Other comments on this day's readings can be found here.
Reading 1 - Neh 10
After Ezra's prayer on behalf of the nation, in Neh 9, the
people were prepared to seal the covenant with Yahweh, and to dedicate
themselves to His service. Four groups sealed the covenants, presumably as
representatives of the whole of the nation:
The governor: v 1;
the priests (the heads of 21 priestly families): vv
the Levites (17 mentioned): vv 9-13; and
the chief of the people
(44 heads of other leading families): vv 14-27.
The phrases "house of our God" and "house of Yahweh" occur
nine times in this chapter, emphasizing the importance of the work.
Why is Ezra not mentioned as sealing the covenant? Probably
because he was officiating at the ceremony -- in the place of the High Priest
and as the representative of God Himself.
Why is Eliashib the High Priest not mentioned? Probably
because he had turned away from Nehemiah's party. Were Eliashib and his
followers responsible for the apostasy of Neh 13? See Neh 3:1.
Reading 2 - Amos, "for 3 sins and 4"
"For Three Sins, and for Four": The most distinctive feature
of Amos' prophecy is the eight-fold repetition of: "This is what the LORD says:
'For three sins of ______, even for four, I will not turn back my wrath.' "
("Three... and four" does not necessarily mean "seven"! In Hebrew, a three-fold
repetition suggests finality: ie "I will overturn, overturn, overturn..." in Eze
21:27. So "three sins" would be the fulness of transgression, and "four sins"
would be a wretched excess -- implying the God had waited far too long to
exercise His wrath!) This formula introduces divine statements of judgment about
Israel (the northern kingdom) in Amos 2:6-8, and Judah (the southern kingdom) in
Amos 2:4,5, as well as six Gentile nations surrounding God's people:
Damascus, or Syria (Amos 1:3-5);
Gaza, or Philistia (Amos
Tyre, in Lebanon (Amos 1:9,10);
Edom (Amos 1:11,12);
(Amos 1:13-15); and
Moab (Amos 2:1-3).
Why these nations? Because, during the general period of
Israel's (and Judah's) expansion and prosperity, the Jews had allowed themselves
to become very much like the idolatrous, immoral nations around them (Amos
3:14-4:2; 6:1-6; 8:11-13). And so the time of God's judgments upon the Gentile
nations would also see severe chastening of Israel and Judah. But there would be
this difference: God's people, or rather a remnant of God's people, would
survive the severe judgments and emerge stronger, their faith having been tested
so that they learn once again to trust in the LORD their God (Amos 3:1,2;
Reading 3 - 1Ti 5:25
"Stop drinking only water, and use a little wine because of
your stomach and your frequent illnesses" (1Ti 5:23).
This verse seems out of context; in other words, vv
21,22,24,25 could be read entirely reasonably WITHOUT v 23. What is the point?
Perhaps: as Paul writes these verses encouraging Timothy to "keep himself pure"
(v 22), he realizes that Timothy may be too much given to asceticism, and so
Paul reminds Timothy that -- given his constitution -- a little wine could be a
healthful thing! Timothy may have been of a weak constitution, as Paul had
seemed himself to be, and he would then need the strengthening effects of a
little wine. (This verse is a corrective against the suggestion that "wine" in
Scripture means unfermented grape juice and nothing more. If so, then what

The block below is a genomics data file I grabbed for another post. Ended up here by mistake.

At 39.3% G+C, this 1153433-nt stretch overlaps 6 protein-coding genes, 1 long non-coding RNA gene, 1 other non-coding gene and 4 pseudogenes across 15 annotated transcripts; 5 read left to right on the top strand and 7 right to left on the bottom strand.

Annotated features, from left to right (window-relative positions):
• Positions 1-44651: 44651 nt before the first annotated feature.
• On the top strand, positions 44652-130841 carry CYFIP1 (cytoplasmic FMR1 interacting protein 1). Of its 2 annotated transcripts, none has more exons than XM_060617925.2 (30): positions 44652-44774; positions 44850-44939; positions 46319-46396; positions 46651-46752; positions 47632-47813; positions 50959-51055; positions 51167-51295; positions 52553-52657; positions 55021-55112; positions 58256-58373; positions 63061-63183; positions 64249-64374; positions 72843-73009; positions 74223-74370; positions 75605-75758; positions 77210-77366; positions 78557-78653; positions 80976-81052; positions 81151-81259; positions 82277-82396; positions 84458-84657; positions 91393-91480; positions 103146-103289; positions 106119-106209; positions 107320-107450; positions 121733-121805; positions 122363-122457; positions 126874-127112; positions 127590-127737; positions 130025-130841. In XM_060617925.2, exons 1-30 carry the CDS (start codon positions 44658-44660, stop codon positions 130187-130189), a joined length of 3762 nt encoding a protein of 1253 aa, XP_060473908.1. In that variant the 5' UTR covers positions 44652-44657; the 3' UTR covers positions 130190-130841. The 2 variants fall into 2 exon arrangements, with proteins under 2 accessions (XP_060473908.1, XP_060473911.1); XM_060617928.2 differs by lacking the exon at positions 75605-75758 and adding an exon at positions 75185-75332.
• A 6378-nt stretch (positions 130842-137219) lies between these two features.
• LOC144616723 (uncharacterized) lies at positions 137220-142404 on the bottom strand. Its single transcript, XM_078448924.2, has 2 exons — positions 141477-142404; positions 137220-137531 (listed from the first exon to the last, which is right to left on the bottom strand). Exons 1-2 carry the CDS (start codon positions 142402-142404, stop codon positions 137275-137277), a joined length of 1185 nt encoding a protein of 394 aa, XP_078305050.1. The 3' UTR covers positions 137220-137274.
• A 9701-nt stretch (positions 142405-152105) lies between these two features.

strengthening effect could be derived?)
In his autobiography Robert Roberts recounts a similar
miscalculation: while a young man he embarked with the best of intentions upon a
strict (but unbalanced) vegetarian diet (more precisely, as I recall, a
rice-only diet!), only to come dangerously close to ruining his health.
Paul is saying here, "Not that I enjoin upon you that extreme
and foolish 'purity' which is asceticism. You may even go so far as to use a
little wine, as it might be needed for your health." God commands believers to
use all Scriptural means which may be at their disposal for preserving health to
keep their "temples" sound.
But it is good never to forget the other side of the coin. "Be
not drunken with wine" (1Ti 3:3; Eph 5:18). Our thoughts must not be clouded by
the effects of alcohol or any other strong depressant or stimulant.
The sentiment here expressed is inconsistent with the opinion
of some fanatical advocates of total abstinence, that drinking wine is
altogether incompatible with true Christianity. Pharisaic 'purity' in such cases
does not guarantee true godliness. On the contrary, it can lead to mechanical,
rote worship, in following the do's and don'ts of "the Law". Even so, common
sense (scriptural sense) should guide us in matters such as this. Paul
recommends this to Timothy for purely medicinal purposes, not as a means of
escape or a way to warm the 'cockles of his heart'.
In addition, we must consider the weaker members because our
liberty should not be an occasion of stumbling to someone else. "If meat makes
my brother to offend, I will not eat meat so long as the world stands." We would
not want our liberty to be an occasion of stumbling to someone outside the faith
either. An elder will give no occasion for the Truth or its adherents to be evil
spoken of. Ascetic ideas regarding alcohol seem to play a more professed role
today than in the past (wine was frequently taken with meals in Jesus' day).
Therefore this word of caution.
And it should be noted that there are brothers and sisters who
are recovering alcoholics -- for whom even a "little wine" could be the last
push over the edge into the abyss. Clearly such advice as Paul dispenses here is
not for them!
Finally... the very unpretentious quality of this tidbit of
personal advice is an argument for the genuineness of this letter. Would an
imposter have thought to include such mundane but practical details? This verse
could have come from no pen but Paul's.